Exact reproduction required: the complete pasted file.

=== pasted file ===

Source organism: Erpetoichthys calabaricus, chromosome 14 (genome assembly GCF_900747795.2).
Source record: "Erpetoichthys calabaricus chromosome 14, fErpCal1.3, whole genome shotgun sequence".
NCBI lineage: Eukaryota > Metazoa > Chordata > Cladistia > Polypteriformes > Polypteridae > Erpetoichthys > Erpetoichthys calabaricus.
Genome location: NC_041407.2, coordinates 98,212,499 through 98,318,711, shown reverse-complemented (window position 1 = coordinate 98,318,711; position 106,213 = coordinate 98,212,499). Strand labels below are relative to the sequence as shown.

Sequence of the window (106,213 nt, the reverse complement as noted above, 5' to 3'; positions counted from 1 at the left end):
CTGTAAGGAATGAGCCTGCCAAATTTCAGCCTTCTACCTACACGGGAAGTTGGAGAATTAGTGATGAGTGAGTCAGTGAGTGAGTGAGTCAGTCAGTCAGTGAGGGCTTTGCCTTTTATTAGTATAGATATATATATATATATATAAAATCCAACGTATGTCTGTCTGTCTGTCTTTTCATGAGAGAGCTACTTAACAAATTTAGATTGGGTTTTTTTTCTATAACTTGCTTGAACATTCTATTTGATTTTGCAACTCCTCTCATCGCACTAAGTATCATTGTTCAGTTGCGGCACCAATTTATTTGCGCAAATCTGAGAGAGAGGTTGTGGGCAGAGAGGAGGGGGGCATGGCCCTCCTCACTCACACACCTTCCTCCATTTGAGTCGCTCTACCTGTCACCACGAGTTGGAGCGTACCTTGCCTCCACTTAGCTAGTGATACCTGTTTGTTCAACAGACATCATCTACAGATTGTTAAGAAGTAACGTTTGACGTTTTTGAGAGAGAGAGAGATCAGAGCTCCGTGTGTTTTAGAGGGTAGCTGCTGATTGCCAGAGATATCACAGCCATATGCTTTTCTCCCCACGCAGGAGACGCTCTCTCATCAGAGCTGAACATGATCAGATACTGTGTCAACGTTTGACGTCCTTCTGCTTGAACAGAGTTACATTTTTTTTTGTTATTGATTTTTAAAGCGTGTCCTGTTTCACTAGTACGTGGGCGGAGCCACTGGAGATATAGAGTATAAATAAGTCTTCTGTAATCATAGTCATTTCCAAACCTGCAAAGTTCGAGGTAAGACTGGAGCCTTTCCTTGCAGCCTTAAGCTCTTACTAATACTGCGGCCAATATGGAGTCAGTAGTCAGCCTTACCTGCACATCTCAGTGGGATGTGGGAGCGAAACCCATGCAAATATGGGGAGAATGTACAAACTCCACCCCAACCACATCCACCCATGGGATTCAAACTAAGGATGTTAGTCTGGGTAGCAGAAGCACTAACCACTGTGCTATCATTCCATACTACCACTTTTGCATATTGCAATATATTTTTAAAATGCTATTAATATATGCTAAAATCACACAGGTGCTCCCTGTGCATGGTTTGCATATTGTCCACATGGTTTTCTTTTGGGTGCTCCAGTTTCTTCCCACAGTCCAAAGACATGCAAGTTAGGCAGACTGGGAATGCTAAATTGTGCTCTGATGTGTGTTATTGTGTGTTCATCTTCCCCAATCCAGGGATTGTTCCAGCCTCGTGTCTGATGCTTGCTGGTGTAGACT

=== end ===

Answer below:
Source organism: Erpetoichthys calabaricus, chromosome 14 (genome assembly GCF_900747795.2).
Source record: "Erpetoichthys calabaricus chromosome 14, fErpCal1.3, whole genome shotgun sequence".
NCBI lineage: Eukaryota > Metazoa > Chordata > Cladistia > Polypteriformes > Polypteridae > Erpetoichthys > Erpetoichthys calabaricus.
Genome location: NC_041407.2, coordinates 98,212,499 through 98,318,711, shown reverse-complemented (window position 1 = coordinate 98,318,711; position 106,213 = coordinate 98,212,499). Strand labels below are relative to the sequence as shown.

Sequence of the window (106,213 nt, the reverse complement as noted above, 5' to 3'; positions counted from 1 at the left end):
CTGTAAGGAATGAGCCTGCCAAATTTCAGCCTTCTACCTACACGGGAAGTTGGAGAATTAGTGATGAGTGAGTCAGTGAGTGAGTGAGTCAGTCAGTCAGTGAGGGCTTTGCCTTTTATTAGTATAGATATATATATATATATATAAAATCCAACGTATGTCTGTCTGTCTGTCTTTTCATGAGAGAGCTACTTAACAAATTTAGATTGGGTTTTTTTTCTATAACTTGCTTGAACATTCTATTTGATTTTGCAACTCCTCTCATCGCACTAAGTATCATTGTTCAGTTGCGGCACCAATTTATTTGCGCAAATCTGAGAGAGAGGTTGTGGGCAGAGAGGAGGGGGGCATGGCCCTCCTCACTCACACACCTTCCTCCATTTGAGTCGCTCTACCTGTCACCACGAGTTGGAGCGTACCTTGCCTCCACTTAGCTAGTGATACCTGTTTGTTCAACAGACATCATCTACAGATTGTTAAGAAGTAACGTTTGACGTTTTTGAGAGAGAGAGAGATCAGAGCTCCGTGTGTTTTAGAGGGTAGCTGCTGATTGCCAGAGATATCACAGCCATATGCTTTTCTCCCCACGCAGGAGACGCTCTCTCATCAGAGCTGAACATGATCAGATACTGTGTCAACGTTTGACGTCCTTCTGCTTGAACAGAGTTACATTTTTTTTTGTTATTGATTTTTAAAGCGTGTCCTGTTTCACTAGTACGTGGGCGGAGCCACTGGAGATATAGAGTATAAATAAGTCTTCTGTAATCATAGTCATTTCCAAACCTGCAAAGTTCGAGGTAAGACTGGAGCCTTTCCTTGCAGCCTTAAGCTCTTACTAATACTGCGGCCAATATGGAGTCAGTAGTCAGCCTTACCTGCACATCTCAGTGGGATGTGGGAGCGAAACCCATGCAAATATGGGGAGAATGTACAAACTCCACCCCAACCACATCCACCCATGGGATTCAAACTAAGGATGTTAGTCTGGGTAGCAGAAGCACTAACCACTGTGCTATCATTCCATACTACCACTTTTGCATATTGCAATATATTTTTAAAATGCTATTAATATATGCTAAAATCACACAGGTGCTCCCTGTGCATGGTTTGCATATTGTCCACATGGTTTTCTTTTGGGTGCTCCAGTTTCTTCCCACAGTCCAAAGACATGCAAGTTAGGCAGACTGGGAATGCTAAATTGTGCTCTGATGTGTGTTATTGTGTGTTCATCTTCCCCAATCCAGGGATTGTTCCAGCCTCGTGTCTGATGCTTGCTGGTGTAGACT